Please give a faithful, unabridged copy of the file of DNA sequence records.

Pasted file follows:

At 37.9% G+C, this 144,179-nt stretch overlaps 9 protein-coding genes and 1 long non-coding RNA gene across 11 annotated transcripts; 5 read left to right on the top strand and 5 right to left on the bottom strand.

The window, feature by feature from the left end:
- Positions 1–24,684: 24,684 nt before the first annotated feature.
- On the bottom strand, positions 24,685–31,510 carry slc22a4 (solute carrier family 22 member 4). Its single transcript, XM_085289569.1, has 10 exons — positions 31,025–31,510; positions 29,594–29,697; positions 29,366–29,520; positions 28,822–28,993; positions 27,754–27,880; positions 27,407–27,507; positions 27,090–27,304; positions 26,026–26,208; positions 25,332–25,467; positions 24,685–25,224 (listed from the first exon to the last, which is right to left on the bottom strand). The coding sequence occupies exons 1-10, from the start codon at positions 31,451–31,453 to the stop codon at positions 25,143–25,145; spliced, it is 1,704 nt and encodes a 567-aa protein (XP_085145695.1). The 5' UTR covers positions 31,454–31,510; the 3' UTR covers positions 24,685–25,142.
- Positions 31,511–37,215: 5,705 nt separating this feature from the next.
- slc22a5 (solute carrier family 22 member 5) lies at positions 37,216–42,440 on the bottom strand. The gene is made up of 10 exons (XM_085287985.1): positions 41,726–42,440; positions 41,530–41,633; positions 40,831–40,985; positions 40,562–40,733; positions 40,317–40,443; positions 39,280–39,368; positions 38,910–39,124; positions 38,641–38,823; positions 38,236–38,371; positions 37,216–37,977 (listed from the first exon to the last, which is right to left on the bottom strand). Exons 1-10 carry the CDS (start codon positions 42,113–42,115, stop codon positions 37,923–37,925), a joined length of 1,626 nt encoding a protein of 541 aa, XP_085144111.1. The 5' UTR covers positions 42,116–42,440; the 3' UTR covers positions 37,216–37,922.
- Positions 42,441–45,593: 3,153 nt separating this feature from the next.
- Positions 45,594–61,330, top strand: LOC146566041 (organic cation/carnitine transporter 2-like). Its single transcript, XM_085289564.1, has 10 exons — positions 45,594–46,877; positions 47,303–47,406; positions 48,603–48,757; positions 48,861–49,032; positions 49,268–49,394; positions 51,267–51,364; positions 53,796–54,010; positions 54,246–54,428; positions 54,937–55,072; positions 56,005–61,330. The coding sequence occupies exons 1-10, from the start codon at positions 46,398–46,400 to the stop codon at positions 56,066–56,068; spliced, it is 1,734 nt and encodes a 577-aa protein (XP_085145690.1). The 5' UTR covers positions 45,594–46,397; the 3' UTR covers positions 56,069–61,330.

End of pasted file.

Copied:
At 37.9% G+C, this 144,179-nt stretch overlaps 9 protein-coding genes and 1 long non-coding RNA gene across 11 annotated transcripts; 5 read left to right on the top strand and 5 right to left on the bottom strand.

The window, feature by feature from the left end:
- Positions 1–24,684: 24,684 nt before the first annotated feature.
- On the bottom strand, positions 24,685–31,510 carry slc22a4 (solute carrier family 22 member 4). Its single transcript, XM_085289569.1, has 10 exons — positions 31,025–31,510; positions 29,594–29,697; positions 29,366–29,520; positions 28,822–28,993; positions 27,754–27,880; positions 27,407–27,507; positions 27,090–27,304; positions 26,026–26,208; positions 25,332–25,467; positions 24,685–25,224 (listed from the first exon to the last, which is right to left on the bottom strand). The coding sequence occupies exons 1-10, from the start codon at positions 31,451–31,453 to the stop codon at positions 25,143–25,145; spliced, it is 1,704 nt and encodes a 567-aa protein (XP_085145695.1). The 5' UTR covers positions 31,454–31,510; the 3' UTR covers positions 24,685–25,142.
- Positions 31,511–37,215: 5,705 nt separating this feature from the next.
- slc22a5 (solute carrier family 22 member 5) lies at positions 37,216–42,440 on the bottom strand. The gene is made up of 10 exons (XM_085287985.1): positions 41,726–42,440; positions 41,530–41,633; positions 40,831–40,985; positions 40,562–40,733; positions 40,317–40,443; positions 39,280–39,368; positions 38,910–39,124; positions 38,641–38,823; positions 38,236–38,371; positions 37,216–37,977 (listed from the first exon to the last, which is right to left on the bottom strand). Exons 1-10 carry the CDS (start codon positions 42,113–42,115, stop codon positions 37,923–37,925), a joined length of 1,626 nt encoding a protein of 541 aa, XP_085144111.1. The 5' UTR covers positions 42,116–42,440; the 3' UTR covers positions 37,216–37,922.
- Positions 42,441–45,593: 3,153 nt separating this feature from the next.
- Positions 45,594–61,330, top strand: LOC146566041 (organic cation/carnitine transporter 2-like). Its single transcript, XM_085289564.1, has 10 exons — positions 45,594–46,877; positions 47,303–47,406; positions 48,603–48,757; positions 48,861–49,032; positions 49,268–49,394; positions 51,267–51,364; positions 53,796–54,010; positions 54,246–54,428; positions 54,937–55,072; positions 56,005–61,330. The coding sequence occupies exons 1-10, from the start codon at positions 46,398–46,400 to the stop codon at positions 56,066–56,068; spliced, it is 1,734 nt and encodes a 577-aa protein (XP_085145690.1). The 5' UTR covers positions 45,594–46,397; the 3' UTR covers positions 56,069–61,330.